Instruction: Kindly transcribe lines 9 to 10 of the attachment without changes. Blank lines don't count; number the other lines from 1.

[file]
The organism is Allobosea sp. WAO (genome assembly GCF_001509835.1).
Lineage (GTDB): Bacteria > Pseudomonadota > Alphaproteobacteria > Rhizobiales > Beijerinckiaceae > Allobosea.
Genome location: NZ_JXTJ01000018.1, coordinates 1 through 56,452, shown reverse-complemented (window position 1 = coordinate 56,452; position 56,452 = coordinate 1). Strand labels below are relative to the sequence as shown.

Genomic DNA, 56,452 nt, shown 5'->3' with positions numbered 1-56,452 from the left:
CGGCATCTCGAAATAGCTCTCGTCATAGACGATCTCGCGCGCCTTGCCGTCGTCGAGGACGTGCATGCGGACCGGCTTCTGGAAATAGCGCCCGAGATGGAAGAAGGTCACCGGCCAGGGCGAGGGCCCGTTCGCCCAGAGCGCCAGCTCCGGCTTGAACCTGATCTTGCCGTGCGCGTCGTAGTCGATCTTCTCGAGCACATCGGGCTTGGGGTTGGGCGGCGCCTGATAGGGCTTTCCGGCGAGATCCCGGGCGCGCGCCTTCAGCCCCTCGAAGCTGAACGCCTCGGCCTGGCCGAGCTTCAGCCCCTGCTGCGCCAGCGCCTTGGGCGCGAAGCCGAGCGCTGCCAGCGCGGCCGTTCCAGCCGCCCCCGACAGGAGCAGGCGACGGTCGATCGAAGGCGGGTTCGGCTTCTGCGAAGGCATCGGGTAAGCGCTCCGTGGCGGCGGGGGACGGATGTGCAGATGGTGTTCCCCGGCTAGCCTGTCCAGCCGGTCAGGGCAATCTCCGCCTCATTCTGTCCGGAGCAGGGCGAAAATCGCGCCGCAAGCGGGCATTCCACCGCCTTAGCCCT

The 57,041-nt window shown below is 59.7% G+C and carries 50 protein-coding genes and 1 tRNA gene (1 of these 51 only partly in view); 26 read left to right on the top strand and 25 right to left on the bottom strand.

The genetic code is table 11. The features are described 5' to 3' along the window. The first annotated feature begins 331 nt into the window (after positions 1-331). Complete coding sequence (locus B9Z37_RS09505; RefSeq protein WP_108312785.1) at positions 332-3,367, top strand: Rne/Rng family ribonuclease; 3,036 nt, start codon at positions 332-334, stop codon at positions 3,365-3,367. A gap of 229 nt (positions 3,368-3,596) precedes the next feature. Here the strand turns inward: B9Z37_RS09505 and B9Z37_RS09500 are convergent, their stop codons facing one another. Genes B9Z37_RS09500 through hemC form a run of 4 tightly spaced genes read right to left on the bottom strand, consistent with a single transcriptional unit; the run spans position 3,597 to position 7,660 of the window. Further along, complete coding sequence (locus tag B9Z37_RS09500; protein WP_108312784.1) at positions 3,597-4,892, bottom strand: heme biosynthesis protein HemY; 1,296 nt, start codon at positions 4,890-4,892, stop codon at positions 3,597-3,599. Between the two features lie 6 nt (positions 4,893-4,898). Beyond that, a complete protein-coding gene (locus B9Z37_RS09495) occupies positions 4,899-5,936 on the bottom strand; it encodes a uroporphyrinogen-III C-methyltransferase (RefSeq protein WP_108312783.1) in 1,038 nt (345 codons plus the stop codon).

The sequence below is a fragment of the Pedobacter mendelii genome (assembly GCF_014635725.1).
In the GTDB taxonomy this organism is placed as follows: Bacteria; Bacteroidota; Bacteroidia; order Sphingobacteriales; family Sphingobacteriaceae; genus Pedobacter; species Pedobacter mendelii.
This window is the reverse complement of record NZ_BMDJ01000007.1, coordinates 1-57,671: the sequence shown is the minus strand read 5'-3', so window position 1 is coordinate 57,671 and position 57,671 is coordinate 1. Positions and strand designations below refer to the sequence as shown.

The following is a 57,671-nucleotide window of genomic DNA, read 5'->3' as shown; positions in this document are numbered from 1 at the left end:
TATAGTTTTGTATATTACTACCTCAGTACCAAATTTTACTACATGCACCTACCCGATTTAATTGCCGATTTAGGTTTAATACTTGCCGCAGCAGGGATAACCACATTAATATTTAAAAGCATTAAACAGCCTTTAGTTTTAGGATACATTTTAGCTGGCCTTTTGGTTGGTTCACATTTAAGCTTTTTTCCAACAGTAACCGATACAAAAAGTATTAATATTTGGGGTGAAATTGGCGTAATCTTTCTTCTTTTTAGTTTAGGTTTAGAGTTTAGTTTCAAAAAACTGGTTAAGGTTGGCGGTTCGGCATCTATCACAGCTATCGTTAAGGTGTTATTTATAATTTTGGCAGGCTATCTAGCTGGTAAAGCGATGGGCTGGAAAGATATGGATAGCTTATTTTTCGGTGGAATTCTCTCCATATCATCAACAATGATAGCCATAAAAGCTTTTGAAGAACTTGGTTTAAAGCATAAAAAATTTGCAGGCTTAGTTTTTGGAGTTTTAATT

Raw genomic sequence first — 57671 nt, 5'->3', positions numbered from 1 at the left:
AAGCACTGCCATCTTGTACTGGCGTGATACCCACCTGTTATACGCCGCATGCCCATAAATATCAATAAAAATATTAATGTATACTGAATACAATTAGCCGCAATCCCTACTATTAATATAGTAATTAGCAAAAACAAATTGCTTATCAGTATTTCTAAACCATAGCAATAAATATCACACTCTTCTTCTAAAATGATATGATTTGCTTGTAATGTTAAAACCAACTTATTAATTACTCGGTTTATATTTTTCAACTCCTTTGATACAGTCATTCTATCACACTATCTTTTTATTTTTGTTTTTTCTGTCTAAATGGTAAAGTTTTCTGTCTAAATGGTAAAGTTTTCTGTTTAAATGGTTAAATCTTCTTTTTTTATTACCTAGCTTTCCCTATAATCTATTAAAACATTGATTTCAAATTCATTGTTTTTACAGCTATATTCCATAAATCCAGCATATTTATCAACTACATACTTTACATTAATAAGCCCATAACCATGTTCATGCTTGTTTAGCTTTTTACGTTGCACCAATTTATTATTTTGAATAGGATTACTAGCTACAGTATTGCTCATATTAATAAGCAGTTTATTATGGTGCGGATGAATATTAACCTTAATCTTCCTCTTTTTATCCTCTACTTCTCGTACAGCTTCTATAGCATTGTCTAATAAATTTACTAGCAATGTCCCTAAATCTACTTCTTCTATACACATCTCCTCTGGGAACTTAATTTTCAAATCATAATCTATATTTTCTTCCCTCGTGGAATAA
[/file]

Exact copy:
In the GTDB taxonomy this organism is placed as follows: Bacteria; Bacteroidota; Bacteroidia; order Sphingobacteriales; family Sphingobacteriaceae; genus Pedobacter; species Pedobacter mendelii.
This window is the reverse complement of record NZ_BMDJ01000007.1, coordinates 1-57,671: the sequence shown is the minus strand read 5'-3', so window position 1 is coordinate 57,671 and position 57,671 is coordinate 1. Positions and strand designations below refer to the sequence as shown.